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Issue 3, 2021
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Passivation-driven speciation, dealloying and purification

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Thin passivating surface oxide layers on metal alloys form a dissipation horizon between dissimilar phases, hence harbour an inherent free energy and composition gradient. We exploit this gradient to drive order and selective surface separation (speciation), enabling redox-driven enrichment of the core by selective conversion of low standard reduction potential (E°) components into oxides. Coupling this oxide growth to volumetric changes during solidification allows us to create oxide crystallites trapped in a metal (‘ship-in-a-bottle’) or extrusion of metal fingerlings on the heavily oxidized particle. We confirm the underlying mechanism through high temperature X-ray diffraction and characterization of solidification-trapped particle states. We demonstrate that engineering the passivating surface oxide can lead to purification via selective dealloying with concomitant enrichment of the core, leading to disparate particle morphologies.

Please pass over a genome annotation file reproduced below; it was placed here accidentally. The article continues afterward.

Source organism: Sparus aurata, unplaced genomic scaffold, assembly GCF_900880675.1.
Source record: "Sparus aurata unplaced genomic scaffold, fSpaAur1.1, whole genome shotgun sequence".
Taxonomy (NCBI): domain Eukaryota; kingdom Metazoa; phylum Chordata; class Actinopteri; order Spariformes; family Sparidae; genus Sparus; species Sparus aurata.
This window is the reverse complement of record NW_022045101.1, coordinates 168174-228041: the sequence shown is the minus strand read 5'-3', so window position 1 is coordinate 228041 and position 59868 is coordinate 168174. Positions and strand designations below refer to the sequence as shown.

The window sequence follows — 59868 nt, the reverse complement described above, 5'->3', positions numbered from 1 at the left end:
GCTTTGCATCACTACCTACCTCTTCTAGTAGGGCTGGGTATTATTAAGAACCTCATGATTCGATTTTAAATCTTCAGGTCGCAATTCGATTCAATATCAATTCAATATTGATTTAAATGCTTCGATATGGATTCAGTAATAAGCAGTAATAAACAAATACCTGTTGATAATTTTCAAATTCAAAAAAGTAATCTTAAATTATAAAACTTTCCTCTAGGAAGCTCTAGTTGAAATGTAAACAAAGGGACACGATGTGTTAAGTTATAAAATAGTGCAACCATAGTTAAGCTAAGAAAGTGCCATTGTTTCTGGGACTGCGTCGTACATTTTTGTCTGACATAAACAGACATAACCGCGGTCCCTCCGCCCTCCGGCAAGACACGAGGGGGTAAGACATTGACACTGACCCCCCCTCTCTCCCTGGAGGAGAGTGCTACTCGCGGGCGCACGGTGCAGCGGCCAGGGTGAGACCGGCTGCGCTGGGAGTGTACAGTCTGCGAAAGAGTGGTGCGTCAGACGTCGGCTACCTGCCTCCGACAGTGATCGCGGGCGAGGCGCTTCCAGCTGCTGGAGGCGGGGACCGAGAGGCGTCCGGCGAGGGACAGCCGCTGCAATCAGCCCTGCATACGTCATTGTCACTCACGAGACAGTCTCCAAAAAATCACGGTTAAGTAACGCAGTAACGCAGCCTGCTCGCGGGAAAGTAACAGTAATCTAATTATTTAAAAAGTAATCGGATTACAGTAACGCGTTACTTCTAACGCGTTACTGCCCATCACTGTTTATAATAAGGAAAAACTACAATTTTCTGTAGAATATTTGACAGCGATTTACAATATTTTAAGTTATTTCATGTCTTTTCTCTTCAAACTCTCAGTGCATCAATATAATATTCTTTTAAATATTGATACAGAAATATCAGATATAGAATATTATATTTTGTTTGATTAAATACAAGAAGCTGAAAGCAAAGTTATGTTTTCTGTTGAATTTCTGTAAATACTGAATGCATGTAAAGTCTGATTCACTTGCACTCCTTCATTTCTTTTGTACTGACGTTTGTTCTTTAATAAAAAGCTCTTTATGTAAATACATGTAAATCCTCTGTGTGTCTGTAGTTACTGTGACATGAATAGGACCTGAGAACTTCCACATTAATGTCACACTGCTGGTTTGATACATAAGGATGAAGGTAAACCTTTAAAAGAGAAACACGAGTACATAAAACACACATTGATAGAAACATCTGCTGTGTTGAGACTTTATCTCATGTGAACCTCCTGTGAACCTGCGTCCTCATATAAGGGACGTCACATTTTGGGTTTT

Graphical abstract: Passivation-driven speciation, dealloying and purification

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Article information

13 Nov 2020
19 Jan 2021
First published
19 Jan 2021

Mater. Horiz., 2021,8, 925-931
Article type

Passivation-driven speciation, dealloying and purification

A. Martin, B. Chang, J. Cutinho, L. Shen, T. Ward, E. W. Cochran and M. M. Thuo, Mater. Horiz., 2021, 8, 925
DOI: 10.1039/D0MH01832E

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